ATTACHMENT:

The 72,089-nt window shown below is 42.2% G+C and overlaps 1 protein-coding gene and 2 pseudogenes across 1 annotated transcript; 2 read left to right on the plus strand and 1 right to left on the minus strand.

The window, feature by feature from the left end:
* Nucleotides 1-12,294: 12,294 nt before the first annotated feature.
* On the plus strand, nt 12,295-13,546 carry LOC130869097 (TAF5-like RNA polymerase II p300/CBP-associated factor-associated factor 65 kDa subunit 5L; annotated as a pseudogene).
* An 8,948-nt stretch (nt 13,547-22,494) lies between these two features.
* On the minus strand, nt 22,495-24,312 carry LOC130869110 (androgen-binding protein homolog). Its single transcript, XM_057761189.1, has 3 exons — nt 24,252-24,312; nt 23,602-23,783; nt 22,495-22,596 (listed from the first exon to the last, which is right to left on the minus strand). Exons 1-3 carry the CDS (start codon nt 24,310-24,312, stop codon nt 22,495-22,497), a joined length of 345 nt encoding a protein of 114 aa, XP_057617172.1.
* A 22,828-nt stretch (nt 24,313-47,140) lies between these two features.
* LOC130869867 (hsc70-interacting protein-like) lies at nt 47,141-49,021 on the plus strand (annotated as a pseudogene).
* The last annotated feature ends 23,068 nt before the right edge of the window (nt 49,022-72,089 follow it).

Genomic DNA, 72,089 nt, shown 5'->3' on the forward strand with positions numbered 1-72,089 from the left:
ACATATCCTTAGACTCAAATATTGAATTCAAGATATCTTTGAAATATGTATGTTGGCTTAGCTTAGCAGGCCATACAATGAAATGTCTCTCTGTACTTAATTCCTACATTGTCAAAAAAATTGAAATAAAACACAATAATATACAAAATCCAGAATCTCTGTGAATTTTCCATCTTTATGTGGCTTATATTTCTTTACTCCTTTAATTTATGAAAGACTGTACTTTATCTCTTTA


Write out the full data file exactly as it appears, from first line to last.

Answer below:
The 72,089-nt window shown below is 42.2% G+C and overlaps 1 protein-coding gene and 2 pseudogenes across 1 annotated transcript; 2 read left to right on the plus strand and 1 right to left on the minus strand.

The window, feature by feature from the left end:
* Nucleotides 1-12,294: 12,294 nt before the first annotated feature.
* On the plus strand, nt 12,295-13,546 carry LOC130869097 (TAF5-like RNA polymerase II p300/CBP-associated factor-associated factor 65 kDa subunit 5L; annotated as a pseudogene).
* An 8,948-nt stretch (nt 13,547-22,494) lies between these two features.
* On the minus strand, nt 22,495-24,312 carry LOC130869110 (androgen-binding protein homolog). Its single transcript, XM_057761189.1, has 3 exons — nt 24,252-24,312; nt 23,602-23,783; nt 22,495-22,596 (listed from the first exon to the last, which is right to left on the minus strand). Exons 1-3 carry the CDS (start codon nt 24,310-24,312, stop codon nt 22,495-22,497), a joined length of 345 nt encoding a protein of 114 aa, XP_057617172.1.
* A 22,828-nt stretch (nt 24,313-47,140) lies between these two features.
* LOC130869867 (hsc70-interacting protein-like) lies at nt 47,141-49,021 on the plus strand (annotated as a pseudogene).
* The last annotated feature ends 23,068 nt before the right edge of the window (nt 49,022-72,089 follow it).

Genomic DNA, 72,089 nt, shown 5'->3' on the forward strand with positions numbered 1-72,089 from the left:
ACATATCCTTAGACTCAAATATTGAATTCAAGATATCTTTGAAATATGTATGTTGGCTTAGCTTAGCAGGCCATACAATGAAATGTCTCTCTGTACTTAATTCCTACATTGTCAAAAAAATTGAAATAAAACACAATAATATACAAAATCCAGAATCTCTGTGAATTTTCCATCTTTATGTGGCTTATATTTCTTTACTCCTTTAATTTATGAAAGACTGTACTTTATCTCTTTA